Teachers often ask me what it means when a student scores poorly on the Verbal Comprehension Index of the WISC-IV (or a similar scale on another IQ test). The simple answer is that the scores don’t tell anything specific about how a student will perform in the classroom. However, classic intelligence theory claims that low Verbal Comprehension Index scores are an indication of poor crystallised knowledge.
Crystallised knowledge can be thought of as the information one acquires from one’s cultural and educational environment. There is an overlap between crystallised knowledge and semantic language skills. It develops largely as a result of formal and informal educational experiences and acquisition of this knowledge is heavily influenced by oral language skills and reading ability (Horn, 1994).
When students have a lot of crystallised information in their ‘mental hard-drive’, they not only make a good quiz teammate, but they are at an advantage when required to learn new information. This is because new learning is usually facilitated by prior knowledge (Engle, 1994). For example, it is much easier to learn about the concept of division when one already knows about multiplication. Likewise, it is easier to learn how to use an Apple computer if one is already skilled at operating a PC.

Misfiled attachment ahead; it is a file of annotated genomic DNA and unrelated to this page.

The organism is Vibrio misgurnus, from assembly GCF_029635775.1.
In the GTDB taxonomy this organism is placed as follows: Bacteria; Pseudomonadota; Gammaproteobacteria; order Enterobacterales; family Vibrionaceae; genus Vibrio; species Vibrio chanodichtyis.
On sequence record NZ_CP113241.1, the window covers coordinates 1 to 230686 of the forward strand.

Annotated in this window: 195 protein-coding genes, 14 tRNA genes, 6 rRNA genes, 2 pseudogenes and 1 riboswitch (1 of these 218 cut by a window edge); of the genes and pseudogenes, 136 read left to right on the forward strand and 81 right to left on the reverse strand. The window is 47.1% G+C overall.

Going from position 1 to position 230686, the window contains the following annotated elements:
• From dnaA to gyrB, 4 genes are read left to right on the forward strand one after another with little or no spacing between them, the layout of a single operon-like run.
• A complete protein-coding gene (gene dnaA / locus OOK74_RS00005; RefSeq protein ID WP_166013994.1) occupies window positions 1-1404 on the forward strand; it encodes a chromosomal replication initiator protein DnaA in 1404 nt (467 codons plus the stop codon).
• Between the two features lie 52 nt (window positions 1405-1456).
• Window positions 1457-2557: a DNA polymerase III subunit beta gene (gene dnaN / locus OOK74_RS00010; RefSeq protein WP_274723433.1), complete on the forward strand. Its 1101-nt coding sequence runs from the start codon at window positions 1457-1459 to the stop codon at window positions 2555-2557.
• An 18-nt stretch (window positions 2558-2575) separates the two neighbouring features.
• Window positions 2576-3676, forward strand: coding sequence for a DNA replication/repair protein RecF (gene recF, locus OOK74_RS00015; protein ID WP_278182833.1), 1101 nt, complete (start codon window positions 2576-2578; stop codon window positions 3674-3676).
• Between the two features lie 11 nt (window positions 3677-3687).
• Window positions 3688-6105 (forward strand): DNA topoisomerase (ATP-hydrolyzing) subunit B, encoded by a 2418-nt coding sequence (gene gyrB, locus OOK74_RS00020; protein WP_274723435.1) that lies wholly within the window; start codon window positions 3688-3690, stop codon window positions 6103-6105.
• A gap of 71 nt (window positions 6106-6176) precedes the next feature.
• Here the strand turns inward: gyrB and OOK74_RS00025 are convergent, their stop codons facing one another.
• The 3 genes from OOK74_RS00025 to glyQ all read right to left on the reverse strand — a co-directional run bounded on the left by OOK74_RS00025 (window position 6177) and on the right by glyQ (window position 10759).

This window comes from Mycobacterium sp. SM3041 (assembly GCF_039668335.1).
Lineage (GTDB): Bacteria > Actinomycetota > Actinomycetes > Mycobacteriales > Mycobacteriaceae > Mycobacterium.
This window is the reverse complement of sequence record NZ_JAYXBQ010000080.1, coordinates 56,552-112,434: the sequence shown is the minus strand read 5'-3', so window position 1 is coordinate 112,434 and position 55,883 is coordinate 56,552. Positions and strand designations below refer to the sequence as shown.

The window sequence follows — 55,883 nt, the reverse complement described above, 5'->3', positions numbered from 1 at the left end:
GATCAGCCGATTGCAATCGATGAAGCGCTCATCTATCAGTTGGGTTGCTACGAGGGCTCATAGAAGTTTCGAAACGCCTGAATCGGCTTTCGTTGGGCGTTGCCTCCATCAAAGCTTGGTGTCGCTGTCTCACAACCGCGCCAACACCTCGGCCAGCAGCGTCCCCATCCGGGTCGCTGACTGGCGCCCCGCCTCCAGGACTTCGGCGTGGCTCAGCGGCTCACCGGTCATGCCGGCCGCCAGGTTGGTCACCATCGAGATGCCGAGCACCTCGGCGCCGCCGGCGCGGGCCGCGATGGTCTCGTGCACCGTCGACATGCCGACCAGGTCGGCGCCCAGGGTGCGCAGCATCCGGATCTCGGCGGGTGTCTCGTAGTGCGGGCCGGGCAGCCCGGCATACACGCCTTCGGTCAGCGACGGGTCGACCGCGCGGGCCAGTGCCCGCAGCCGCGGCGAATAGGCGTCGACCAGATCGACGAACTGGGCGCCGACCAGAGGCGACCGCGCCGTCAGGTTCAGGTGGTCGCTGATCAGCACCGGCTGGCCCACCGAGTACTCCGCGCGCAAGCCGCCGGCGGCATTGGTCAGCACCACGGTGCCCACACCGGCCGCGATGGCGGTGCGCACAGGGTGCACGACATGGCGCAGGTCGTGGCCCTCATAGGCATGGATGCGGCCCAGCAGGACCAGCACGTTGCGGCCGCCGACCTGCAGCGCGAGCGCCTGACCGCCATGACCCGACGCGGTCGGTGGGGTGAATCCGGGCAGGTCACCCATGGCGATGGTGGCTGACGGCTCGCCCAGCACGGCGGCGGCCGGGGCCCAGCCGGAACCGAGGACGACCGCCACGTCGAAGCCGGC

The student with a lot of crystallised information is also at an advantage when they have to perform higher-order reasoning functions. For example, it is hard to decipher the meaning of the first sentence below if one does not have prior knowledge of the Greek legend of Dionysius and the Sword of Damocles.
(a) The threat hung over his head like the Sword of Damocles.
Likewise, one would have dififuclty understanding the second sentence below if one was not previously aware of the fact that La Paz is situated at high altitude and that flying into an area of high altitude without acclimatising is likely to lead to a mild bout of altitude sickness, a symptom of which is often a massive headache.
(b) Tom spent two days in bed after flying into La Paz eating Aspirin like Jelly Beans.
Prior knowledge is vital for classroom learning. For example, a student may not be able to understand a lesson on Hannibal’s role in the fall of Rome without prior knowledge of Hannibal, his elephants, and the Roman Empire. Lack of vocabulary (lexical knowledge) or in the depth and breadth of content (general knowledge) will also adversely affect written expression.
Other difficulties experienced by students who lack crystallised knowledge include reading comprehension problems despite having adequate word-reading skills. These students typically understand the ‘bare bones’ of the story. They can often retell the story, and they may be able to recall information that has been explicitly referred to in the story. However, they may not be able to draw meaningful connections to background knowledge and to draw inferences, both of which are crucial to developing the situation model upon which real understanding is based. Students with adequate general knowledge, but poor vocabulary may read and understand well when they are reading about familiar topics. However, their comprehension suffers when reading about novel topics or when the text contains unfamiliar words.
Instructional strategies that may be useful include: